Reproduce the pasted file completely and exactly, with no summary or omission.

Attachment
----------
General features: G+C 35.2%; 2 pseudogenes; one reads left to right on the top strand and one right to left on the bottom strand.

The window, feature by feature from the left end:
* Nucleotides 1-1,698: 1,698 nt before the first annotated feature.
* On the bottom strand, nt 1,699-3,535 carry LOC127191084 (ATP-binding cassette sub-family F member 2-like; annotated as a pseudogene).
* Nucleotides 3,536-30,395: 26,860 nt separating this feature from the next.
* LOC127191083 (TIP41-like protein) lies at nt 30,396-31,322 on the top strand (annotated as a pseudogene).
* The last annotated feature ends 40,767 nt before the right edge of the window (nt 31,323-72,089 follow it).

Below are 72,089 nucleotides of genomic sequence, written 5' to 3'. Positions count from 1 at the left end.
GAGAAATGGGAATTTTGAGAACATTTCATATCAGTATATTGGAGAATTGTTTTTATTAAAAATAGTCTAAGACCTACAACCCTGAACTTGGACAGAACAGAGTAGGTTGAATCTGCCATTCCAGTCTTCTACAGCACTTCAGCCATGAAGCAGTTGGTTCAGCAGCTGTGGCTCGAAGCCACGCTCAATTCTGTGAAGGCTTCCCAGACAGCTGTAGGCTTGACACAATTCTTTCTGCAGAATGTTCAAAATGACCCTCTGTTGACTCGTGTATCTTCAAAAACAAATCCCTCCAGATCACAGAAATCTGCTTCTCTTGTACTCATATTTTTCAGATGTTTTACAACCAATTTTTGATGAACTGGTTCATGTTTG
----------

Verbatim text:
General features: G+C 35.2%; 2 pseudogenes; one reads left to right on the top strand and one right to left on the bottom strand.

The window, feature by feature from the left end:
* Nucleotides 1-1,698: 1,698 nt before the first annotated feature.
* On the bottom strand, nt 1,699-3,535 carry LOC127191084 (ATP-binding cassette sub-family F member 2-like; annotated as a pseudogene).
* Nucleotides 3,536-30,395: 26,860 nt separating this feature from the next.
* LOC127191083 (TIP41-like protein) lies at nt 30,396-31,322 on the top strand (annotated as a pseudogene).
* The last annotated feature ends 40,767 nt before the right edge of the window (nt 31,323-72,089 follow it).

Below are 72,089 nucleotides of genomic sequence, written 5' to 3'. Positions count from 1 at the left end.
GAGAAATGGGAATTTTGAGAACATTTCATATCAGTATATTGGAGAATTGTTTTTATTAAAAATAGTCTAAGACCTACAACCCTGAACTTGGACAGAACAGAGTAGGTTGAATCTGCCATTCCAGTCTTCTACAGCACTTCAGCCATGAAGCAGTTGGTTCAGCAGCTGTGGCTCGAAGCCACGCTCAATTCTGTGAAGGCTTCCCAGACAGCTGTAGGCTTGACACAATTCTTTCTGCAGAATGTTCAAAATGACCCTCTGTTGACTCGTGTATCTTCAAAAACAAATCCCTCCAGATCACAGAAATCTGCTTCTCTTGTACTCATATTTTTCAGATGTTTTACAACCAATTTTTGATGAACTGGTTCATGTTTG